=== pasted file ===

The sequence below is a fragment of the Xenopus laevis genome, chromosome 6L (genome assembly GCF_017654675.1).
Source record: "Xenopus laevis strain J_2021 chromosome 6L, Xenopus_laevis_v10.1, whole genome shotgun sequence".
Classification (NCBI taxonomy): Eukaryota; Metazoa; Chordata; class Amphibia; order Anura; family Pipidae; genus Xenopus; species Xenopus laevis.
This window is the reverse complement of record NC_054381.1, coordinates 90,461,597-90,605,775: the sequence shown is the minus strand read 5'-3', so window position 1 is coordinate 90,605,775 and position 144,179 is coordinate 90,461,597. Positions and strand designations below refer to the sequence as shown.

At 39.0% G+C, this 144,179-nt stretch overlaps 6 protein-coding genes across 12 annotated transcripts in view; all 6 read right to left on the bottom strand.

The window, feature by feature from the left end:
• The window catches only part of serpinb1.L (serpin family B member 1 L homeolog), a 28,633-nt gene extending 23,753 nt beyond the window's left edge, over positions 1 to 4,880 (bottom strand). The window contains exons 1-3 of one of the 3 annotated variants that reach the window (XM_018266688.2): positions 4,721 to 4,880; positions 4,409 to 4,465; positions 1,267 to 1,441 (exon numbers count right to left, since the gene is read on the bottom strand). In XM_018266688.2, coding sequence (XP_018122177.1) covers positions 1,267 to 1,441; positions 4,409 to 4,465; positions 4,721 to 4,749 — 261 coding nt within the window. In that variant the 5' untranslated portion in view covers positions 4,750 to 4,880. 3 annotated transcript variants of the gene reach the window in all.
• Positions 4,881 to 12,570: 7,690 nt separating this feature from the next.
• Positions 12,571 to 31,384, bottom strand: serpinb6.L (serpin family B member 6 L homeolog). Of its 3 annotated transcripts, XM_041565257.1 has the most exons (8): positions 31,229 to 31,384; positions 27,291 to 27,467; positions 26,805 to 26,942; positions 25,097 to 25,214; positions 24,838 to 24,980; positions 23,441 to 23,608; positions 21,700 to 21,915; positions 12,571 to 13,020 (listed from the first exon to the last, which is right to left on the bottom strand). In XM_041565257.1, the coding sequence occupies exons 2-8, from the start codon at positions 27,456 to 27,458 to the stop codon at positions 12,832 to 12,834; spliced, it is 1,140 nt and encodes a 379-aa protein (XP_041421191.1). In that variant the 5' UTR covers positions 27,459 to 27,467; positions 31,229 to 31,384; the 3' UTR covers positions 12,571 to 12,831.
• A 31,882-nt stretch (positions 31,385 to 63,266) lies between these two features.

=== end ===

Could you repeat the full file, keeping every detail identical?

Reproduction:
The sequence below is a fragment of the Xenopus laevis genome, chromosome 6L (genome assembly GCF_017654675.1).
Source record: "Xenopus laevis strain J_2021 chromosome 6L, Xenopus_laevis_v10.1, whole genome shotgun sequence".
Classification (NCBI taxonomy): Eukaryota; Metazoa; Chordata; class Amphibia; order Anura; family Pipidae; genus Xenopus; species Xenopus laevis.
This window is the reverse complement of record NC_054381.1, coordinates 90,461,597-90,605,775: the sequence shown is the minus strand read 5'-3', so window position 1 is coordinate 90,605,775 and position 144,179 is coordinate 90,461,597. Positions and strand designations below refer to the sequence as shown.

At 39.0% G+C, this 144,179-nt stretch overlaps 6 protein-coding genes across 12 annotated transcripts in view; all 6 read right to left on the bottom strand.

The window, feature by feature from the left end:
• The window catches only part of serpinb1.L (serpin family B member 1 L homeolog), a 28,633-nt gene extending 23,753 nt beyond the window's left edge, over positions 1 to 4,880 (bottom strand). The window contains exons 1-3 of one of the 3 annotated variants that reach the window (XM_018266688.2): positions 4,721 to 4,880; positions 4,409 to 4,465; positions 1,267 to 1,441 (exon numbers count right to left, since the gene is read on the bottom strand). In XM_018266688.2, coding sequence (XP_018122177.1) covers positions 1,267 to 1,441; positions 4,409 to 4,465; positions 4,721 to 4,749 — 261 coding nt within the window. In that variant the 5' untranslated portion in view covers positions 4,750 to 4,880. 3 annotated transcript variants of the gene reach the window in all.
• Positions 4,881 to 12,570: 7,690 nt separating this feature from the next.
• Positions 12,571 to 31,384, bottom strand: serpinb6.L (serpin family B member 6 L homeolog). Of its 3 annotated transcripts, XM_041565257.1 has the most exons (8): positions 31,229 to 31,384; positions 27,291 to 27,467; positions 26,805 to 26,942; positions 25,097 to 25,214; positions 24,838 to 24,980; positions 23,441 to 23,608; positions 21,700 to 21,915; positions 12,571 to 13,020 (listed from the first exon to the last, which is right to left on the bottom strand). In XM_041565257.1, the coding sequence occupies exons 2-8, from the start codon at positions 27,456 to 27,458 to the stop codon at positions 12,832 to 12,834; spliced, it is 1,140 nt and encodes a 379-aa protein (XP_041421191.1). In that variant the 5' UTR covers positions 27,459 to 27,467; positions 31,229 to 31,384; the 3' UTR covers positions 12,571 to 12,831.
• A 31,882-nt stretch (positions 31,385 to 63,266) lies between these two features.